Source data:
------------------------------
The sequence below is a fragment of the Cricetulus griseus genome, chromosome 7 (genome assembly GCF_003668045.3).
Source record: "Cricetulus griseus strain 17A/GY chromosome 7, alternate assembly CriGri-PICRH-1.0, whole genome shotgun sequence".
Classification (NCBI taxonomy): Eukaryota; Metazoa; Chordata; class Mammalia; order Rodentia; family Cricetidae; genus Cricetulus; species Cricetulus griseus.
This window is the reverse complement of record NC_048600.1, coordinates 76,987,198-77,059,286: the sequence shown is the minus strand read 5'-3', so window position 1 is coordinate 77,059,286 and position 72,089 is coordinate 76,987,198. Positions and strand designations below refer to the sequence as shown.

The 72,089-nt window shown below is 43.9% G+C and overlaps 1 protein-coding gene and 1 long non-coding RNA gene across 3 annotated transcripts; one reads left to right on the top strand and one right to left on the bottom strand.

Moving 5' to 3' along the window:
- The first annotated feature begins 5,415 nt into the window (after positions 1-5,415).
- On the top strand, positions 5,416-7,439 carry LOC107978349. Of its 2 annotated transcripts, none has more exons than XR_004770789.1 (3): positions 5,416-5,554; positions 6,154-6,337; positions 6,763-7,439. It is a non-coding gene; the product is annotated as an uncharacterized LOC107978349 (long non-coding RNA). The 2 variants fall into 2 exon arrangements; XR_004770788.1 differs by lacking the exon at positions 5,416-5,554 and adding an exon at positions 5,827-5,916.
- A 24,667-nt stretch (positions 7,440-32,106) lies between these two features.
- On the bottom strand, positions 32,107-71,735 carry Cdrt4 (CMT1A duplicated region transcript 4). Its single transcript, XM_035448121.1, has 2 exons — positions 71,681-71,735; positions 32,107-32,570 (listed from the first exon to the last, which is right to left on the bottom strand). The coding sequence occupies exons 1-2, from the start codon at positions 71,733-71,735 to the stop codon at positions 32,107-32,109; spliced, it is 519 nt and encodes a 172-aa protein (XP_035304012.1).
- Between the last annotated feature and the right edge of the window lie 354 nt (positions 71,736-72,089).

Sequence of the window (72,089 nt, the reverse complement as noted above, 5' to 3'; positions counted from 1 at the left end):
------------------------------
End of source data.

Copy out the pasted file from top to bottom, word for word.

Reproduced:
The sequence below is a fragment of the Cricetulus griseus genome, chromosome 7 (genome assembly GCF_003668045.3).
Source record: "Cricetulus griseus strain 17A/GY chromosome 7, alternate assembly CriGri-PICRH-1.0, whole genome shotgun sequence".
Classification (NCBI taxonomy): Eukaryota; Metazoa; Chordata; class Mammalia; order Rodentia; family Cricetidae; genus Cricetulus; species Cricetulus griseus.
This window is the reverse complement of record NC_048600.1, coordinates 76,987,198-77,059,286: the sequence shown is the minus strand read 5'-3', so window position 1 is coordinate 77,059,286 and position 72,089 is coordinate 76,987,198. Positions and strand designations below refer to the sequence as shown.

The 72,089-nt window shown below is 43.9% G+C and overlaps 1 protein-coding gene and 1 long non-coding RNA gene across 3 annotated transcripts; one reads left to right on the top strand and one right to left on the bottom strand.

Moving 5' to 3' along the window:
- The first annotated feature begins 5,415 nt into the window (after positions 1-5,415).
- On the top strand, positions 5,416-7,439 carry LOC107978349. Of its 2 annotated transcripts, none has more exons than XR_004770789.1 (3): positions 5,416-5,554; positions 6,154-6,337; positions 6,763-7,439. It is a non-coding gene; the product is annotated as an uncharacterized LOC107978349 (long non-coding RNA). The 2 variants fall into 2 exon arrangements; XR_004770788.1 differs by lacking the exon at positions 5,416-5,554 and adding an exon at positions 5,827-5,916.
- A 24,667-nt stretch (positions 7,440-32,106) lies between these two features.
- On the bottom strand, positions 32,107-71,735 carry Cdrt4 (CMT1A duplicated region transcript 4). Its single transcript, XM_035448121.1, has 2 exons — positions 71,681-71,735; positions 32,107-32,570 (listed from the first exon to the last, which is right to left on the bottom strand). The coding sequence occupies exons 1-2, from the start codon at positions 71,733-71,735 to the stop codon at positions 32,107-32,109; spliced, it is 519 nt and encodes a 172-aa protein (XP_035304012.1).
- Between the last annotated feature and the right edge of the window lie 354 nt (positions 71,736-72,089).

Sequence of the window (72,089 nt, the reverse complement as noted above, 5' to 3'; positions counted from 1 at the left end):